“Wetin you talk?” he’d barked, his eyes smoldering with the limpid fire of watered-down gin, “you pregnant? Who ask you to pregnant? Oho, you think say I never hear the thing you dey do when I no dey? Na for my head you want put your bastard? No way!”


That was all the response shock and fear had granted her voice to utter as he raged out. They had had a thing going for three years; one of those nameless things a girl sometimes had with a man, usually the wrong man. Dede had dropped out of school to share his single room in the filthy interior of Ajegunle where only the dregs of the earth, like him, resided.

On good nights, they had spoken of love, that nebulous concept that could mean anything from intense physical attraction to emotional enslavement. Marriage had even surfaced once like an extremely self-conscious third party. Uche had shelved the issue of introducing her to his old mother. “Na this bus driver work person go die dey do?” he’d said.

Dede had continued to believe she would one day be properly wedded to this gruff impatient man. Not that marriage mattered much anyway. Where had it taken her parents?

Their relationship was a grinding uphill trip half the time. Uche depended too much on cheap alcohol. Ever so often, he used his belt on her. Dede knew some other couples in the neighborhood had it worse. And the few good times always made up for the aches. Sex with him had always been with total abandon, wild, exhaustive, and daringly adventurous. Uche occasionally used the rubber he obtained from his friend who worked as a messenger at the Family Planning place. But on the other nights – it was always at night – he would return, gin sloshing in his brain, and pounce on her, brutal and giddy with lust. Those times had thrilled in a perverse way. And luck had continued to favor them.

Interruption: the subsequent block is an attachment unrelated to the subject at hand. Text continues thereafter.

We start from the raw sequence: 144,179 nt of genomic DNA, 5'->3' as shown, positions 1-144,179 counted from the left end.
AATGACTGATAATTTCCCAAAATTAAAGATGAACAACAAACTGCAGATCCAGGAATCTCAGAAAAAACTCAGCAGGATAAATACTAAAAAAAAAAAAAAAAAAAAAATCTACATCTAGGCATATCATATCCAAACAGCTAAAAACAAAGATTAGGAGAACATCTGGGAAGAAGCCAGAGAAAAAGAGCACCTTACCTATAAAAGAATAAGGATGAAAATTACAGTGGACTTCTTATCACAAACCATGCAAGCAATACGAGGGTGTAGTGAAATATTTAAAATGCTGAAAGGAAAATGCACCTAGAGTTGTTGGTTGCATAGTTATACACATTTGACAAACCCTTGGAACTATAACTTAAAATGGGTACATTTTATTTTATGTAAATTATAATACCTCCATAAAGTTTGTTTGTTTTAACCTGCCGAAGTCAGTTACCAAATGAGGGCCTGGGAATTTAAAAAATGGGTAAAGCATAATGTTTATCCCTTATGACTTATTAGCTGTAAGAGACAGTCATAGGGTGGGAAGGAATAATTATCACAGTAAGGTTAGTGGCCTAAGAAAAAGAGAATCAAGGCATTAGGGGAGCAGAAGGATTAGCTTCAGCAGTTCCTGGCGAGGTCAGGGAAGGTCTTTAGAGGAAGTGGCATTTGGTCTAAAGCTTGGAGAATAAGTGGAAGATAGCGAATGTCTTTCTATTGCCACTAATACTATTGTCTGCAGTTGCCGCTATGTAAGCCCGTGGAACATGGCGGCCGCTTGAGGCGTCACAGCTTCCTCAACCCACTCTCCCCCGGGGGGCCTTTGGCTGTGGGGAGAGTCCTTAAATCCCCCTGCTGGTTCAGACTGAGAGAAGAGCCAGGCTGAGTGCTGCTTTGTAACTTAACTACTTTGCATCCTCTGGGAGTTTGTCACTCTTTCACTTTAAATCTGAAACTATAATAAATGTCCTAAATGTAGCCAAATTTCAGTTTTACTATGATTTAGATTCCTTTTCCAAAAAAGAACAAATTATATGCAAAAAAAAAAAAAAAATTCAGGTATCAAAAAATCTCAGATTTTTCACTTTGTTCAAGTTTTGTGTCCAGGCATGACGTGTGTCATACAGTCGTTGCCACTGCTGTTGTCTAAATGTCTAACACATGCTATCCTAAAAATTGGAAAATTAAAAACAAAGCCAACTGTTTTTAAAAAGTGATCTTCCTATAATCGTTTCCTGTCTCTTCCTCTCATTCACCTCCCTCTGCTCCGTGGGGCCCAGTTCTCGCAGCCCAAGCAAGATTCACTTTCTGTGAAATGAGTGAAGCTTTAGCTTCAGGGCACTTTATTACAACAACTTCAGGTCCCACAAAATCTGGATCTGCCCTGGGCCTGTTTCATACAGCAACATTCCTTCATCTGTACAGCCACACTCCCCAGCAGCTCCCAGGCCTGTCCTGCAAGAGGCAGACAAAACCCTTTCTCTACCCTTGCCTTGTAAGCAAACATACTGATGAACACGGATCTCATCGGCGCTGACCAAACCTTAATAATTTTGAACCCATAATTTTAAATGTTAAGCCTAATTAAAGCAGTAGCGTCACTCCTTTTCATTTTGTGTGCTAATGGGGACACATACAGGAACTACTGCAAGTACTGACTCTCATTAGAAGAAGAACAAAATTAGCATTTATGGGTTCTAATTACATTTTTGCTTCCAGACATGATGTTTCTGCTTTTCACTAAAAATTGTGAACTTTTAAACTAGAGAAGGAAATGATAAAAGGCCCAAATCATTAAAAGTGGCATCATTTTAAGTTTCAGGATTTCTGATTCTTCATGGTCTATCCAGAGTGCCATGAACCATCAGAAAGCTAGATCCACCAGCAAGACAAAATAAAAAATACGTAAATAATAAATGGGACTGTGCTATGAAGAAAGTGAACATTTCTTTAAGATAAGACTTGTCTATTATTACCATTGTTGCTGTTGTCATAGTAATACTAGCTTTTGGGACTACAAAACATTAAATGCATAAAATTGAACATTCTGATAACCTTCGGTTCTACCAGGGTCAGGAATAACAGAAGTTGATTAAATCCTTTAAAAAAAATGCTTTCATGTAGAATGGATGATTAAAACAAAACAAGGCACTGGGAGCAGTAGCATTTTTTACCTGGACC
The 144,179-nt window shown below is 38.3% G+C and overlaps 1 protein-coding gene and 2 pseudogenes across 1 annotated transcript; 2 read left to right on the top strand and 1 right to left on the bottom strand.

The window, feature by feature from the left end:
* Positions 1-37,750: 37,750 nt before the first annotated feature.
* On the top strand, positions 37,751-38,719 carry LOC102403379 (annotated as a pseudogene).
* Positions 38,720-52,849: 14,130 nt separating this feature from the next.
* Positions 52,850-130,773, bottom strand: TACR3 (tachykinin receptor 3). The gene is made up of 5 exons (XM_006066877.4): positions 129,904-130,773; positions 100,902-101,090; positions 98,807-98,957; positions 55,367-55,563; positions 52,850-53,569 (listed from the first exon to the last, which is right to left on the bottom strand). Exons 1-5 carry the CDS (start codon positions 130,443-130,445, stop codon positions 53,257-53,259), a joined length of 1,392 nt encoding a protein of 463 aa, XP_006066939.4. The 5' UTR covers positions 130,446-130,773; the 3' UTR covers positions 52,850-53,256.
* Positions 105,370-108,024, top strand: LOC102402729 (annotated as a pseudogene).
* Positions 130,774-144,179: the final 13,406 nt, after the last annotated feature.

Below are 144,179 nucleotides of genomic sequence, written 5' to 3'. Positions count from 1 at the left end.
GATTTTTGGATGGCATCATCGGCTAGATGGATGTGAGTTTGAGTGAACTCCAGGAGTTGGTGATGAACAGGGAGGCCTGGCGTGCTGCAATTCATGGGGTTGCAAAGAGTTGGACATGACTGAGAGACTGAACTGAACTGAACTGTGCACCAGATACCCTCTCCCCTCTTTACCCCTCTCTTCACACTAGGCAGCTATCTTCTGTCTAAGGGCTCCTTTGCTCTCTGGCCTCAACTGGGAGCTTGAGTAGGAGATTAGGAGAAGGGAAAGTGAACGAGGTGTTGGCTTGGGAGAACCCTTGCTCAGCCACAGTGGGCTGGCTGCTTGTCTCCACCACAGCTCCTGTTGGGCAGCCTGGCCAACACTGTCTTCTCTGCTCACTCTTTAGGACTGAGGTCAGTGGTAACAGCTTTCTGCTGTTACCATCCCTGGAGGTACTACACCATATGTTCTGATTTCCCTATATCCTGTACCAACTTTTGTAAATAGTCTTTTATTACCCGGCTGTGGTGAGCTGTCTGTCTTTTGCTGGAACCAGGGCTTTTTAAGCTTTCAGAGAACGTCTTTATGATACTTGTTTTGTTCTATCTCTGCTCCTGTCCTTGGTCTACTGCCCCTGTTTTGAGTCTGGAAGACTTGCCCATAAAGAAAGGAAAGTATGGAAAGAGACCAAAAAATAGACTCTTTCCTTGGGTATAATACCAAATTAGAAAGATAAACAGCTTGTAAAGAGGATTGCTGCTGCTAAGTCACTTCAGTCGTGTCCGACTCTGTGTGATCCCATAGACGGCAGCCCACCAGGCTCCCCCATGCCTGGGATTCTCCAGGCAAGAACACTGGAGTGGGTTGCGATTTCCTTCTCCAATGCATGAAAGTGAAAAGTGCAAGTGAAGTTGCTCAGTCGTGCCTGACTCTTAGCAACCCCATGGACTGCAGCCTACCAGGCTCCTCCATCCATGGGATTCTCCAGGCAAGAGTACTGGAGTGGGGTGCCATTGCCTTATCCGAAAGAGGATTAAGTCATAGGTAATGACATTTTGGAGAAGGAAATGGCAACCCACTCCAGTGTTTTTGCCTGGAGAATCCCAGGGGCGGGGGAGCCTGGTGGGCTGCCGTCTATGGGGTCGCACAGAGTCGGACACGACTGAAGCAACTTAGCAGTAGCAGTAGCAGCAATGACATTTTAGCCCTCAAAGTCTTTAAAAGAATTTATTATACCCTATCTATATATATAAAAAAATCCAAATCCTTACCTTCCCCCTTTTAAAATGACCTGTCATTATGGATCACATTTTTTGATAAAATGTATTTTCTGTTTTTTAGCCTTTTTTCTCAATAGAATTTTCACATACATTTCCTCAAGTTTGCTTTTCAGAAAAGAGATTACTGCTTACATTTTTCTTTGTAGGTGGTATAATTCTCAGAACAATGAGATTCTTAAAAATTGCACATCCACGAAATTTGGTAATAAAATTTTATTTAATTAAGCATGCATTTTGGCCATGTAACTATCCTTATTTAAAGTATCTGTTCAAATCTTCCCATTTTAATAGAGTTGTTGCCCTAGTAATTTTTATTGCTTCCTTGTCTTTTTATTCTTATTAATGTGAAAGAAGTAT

Until that last night.

She vividly remembered the night because he hadn’t been drunk. He came home angry. He arrived about midnight, reeking of petrol, exhaust fumes and the sweat of hours wrenching the giant wheel of the chaotic Molue bus. A vehicle inspection officer had detained the bus for two hours during the rush. It was with that anger that Uche had refused the food she’d left in the corner for him, choosing to devour her instead. One month later, a cycle that had been as regular as the ticking fingers of a clock missed a beat. “I don get belle,” Dede told herself. “No, I never get. Some people miss period and dem no get anything. E go still come.”

It didn’t.

Fear and excitement kept her from telling him until it was three months gone: Fear because she didn’t know how he would react, and excitement because it had struck her that she wanted a child. Uche’s child. She was three months sure.

Dede chose a night to inform him. Instincts strongly urged her to prepare carefully, so she cooked his favorite meal, garri and egusi soup. Then she scrubbed up and made herself as inviting as the food.

When Uche came home, as usual, a little woozy, Dede’s heart brightened. She thought he would be softened, likely to receive the news in a better frame of mind. The opposite happened. He cut her to shreds in drink-fuelled rage.

It might have been understandable if he had only taken the pregnancy as her way of trapping him, making him marry her. Instead, his charge of promiscuity shattered her. Pain and humiliation overruled common sense as she gathered the crumbs of her dignity, wrapped them up in her few clothes, and moved in with a friend down the street, hoping Uche would seek her out when his liquor-befuddled brain cleared.

He did not come that day.

Or the next.

And the next…